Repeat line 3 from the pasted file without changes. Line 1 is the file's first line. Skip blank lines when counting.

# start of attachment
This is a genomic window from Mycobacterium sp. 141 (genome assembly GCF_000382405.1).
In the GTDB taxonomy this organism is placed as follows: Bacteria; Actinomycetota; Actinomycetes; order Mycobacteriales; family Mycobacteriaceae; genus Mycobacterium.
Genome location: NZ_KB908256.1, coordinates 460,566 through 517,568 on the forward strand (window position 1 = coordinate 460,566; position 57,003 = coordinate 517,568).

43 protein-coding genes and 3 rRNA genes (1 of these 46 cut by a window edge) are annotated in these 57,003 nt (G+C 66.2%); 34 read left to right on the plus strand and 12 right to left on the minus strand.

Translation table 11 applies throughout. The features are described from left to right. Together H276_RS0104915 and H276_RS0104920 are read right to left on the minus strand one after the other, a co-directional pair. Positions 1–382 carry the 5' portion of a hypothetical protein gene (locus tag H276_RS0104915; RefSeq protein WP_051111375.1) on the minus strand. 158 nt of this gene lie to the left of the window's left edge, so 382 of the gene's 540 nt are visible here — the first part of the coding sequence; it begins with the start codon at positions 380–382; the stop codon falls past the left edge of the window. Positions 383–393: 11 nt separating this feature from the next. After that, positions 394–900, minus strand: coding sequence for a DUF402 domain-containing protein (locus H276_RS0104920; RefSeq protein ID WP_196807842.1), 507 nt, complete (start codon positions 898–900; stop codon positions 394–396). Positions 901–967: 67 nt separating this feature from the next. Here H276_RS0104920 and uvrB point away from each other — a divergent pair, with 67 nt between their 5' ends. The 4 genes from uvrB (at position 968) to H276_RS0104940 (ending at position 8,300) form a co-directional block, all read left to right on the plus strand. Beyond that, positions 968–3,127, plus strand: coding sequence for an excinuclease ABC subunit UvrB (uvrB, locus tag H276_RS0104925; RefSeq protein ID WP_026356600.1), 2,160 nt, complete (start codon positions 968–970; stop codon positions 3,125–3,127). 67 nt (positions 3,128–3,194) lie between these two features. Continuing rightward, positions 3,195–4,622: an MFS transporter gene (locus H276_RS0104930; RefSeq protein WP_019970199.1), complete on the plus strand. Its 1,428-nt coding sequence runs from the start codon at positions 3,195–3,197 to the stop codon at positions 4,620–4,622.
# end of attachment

Genome location: NZ_KB908256.1, coordinates 460,566 through 517,568 on the forward strand (window position 1 = coordinate 460,566; position 57,003 = coordinate 517,568).